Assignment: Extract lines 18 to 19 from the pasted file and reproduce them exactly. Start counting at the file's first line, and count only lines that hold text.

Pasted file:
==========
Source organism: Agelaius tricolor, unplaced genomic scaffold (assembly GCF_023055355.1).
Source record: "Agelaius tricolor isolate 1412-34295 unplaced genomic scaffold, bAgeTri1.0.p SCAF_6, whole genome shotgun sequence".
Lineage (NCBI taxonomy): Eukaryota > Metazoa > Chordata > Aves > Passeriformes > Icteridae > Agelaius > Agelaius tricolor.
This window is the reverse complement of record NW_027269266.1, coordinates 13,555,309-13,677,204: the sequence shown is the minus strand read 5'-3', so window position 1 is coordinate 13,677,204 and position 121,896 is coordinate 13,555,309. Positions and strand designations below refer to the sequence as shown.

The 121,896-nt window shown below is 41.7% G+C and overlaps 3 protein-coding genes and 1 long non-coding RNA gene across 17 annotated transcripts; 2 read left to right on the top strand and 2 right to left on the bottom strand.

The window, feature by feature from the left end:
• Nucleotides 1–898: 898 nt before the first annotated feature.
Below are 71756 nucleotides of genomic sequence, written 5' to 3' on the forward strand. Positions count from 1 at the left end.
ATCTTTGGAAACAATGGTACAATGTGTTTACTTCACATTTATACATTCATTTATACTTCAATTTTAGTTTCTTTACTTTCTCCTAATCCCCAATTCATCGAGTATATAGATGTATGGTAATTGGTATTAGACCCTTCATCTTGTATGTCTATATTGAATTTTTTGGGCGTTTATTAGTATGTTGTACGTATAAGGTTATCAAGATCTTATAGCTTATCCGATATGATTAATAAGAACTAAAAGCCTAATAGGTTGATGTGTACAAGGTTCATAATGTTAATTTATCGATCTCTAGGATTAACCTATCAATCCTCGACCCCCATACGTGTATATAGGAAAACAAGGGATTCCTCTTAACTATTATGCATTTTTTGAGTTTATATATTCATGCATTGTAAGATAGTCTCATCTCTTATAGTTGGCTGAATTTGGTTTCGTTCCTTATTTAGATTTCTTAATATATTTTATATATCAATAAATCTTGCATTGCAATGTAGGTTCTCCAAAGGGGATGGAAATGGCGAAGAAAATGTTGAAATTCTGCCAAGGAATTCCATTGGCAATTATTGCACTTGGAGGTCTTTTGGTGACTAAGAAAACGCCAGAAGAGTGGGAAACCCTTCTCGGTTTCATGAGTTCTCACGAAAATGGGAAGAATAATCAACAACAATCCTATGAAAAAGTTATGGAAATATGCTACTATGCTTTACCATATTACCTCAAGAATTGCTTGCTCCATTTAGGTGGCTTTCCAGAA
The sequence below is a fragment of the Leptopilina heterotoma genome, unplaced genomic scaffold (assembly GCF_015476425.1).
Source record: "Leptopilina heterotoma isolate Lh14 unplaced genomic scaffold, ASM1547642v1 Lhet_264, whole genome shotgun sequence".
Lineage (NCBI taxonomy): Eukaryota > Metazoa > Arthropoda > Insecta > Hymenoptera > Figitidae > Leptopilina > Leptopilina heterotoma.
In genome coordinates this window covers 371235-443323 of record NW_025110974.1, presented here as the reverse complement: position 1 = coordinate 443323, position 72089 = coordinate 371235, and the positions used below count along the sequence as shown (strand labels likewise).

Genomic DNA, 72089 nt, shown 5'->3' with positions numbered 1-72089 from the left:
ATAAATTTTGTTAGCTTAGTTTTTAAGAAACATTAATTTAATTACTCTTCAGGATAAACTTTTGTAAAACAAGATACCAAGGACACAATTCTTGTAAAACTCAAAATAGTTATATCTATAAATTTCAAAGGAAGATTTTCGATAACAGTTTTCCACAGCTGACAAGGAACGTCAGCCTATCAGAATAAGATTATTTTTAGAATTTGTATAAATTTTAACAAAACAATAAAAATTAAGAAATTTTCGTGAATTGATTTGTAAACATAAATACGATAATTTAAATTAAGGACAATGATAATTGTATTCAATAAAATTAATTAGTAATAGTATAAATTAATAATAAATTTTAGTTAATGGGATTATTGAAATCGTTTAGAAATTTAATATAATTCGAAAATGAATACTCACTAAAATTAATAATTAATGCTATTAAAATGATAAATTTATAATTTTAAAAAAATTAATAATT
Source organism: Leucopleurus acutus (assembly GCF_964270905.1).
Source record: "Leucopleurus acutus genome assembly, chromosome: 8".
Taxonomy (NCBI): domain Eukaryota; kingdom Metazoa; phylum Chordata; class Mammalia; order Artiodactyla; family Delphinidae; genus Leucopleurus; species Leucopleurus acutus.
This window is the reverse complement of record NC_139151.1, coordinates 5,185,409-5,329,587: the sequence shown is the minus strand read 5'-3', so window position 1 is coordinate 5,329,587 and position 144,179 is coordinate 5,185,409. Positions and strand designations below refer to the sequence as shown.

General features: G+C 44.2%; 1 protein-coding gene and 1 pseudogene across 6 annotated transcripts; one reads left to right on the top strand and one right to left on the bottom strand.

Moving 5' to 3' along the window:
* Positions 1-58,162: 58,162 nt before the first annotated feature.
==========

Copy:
Taxonomy (NCBI): domain Eukaryota; kingdom Metazoa; phylum Chordata; class Mammalia; order Artiodactyla; family Delphinidae; genus Leucopleurus; species Leucopleurus acutus.
This window is the reverse complement of record NC_139151.1, coordinates 5,185,409-5,329,587: the sequence shown is the minus strand read 5'-3', so window position 1 is coordinate 5,329,587 and position 144,179 is coordinate 5,185,409. Positions and strand designations below refer to the sequence as shown.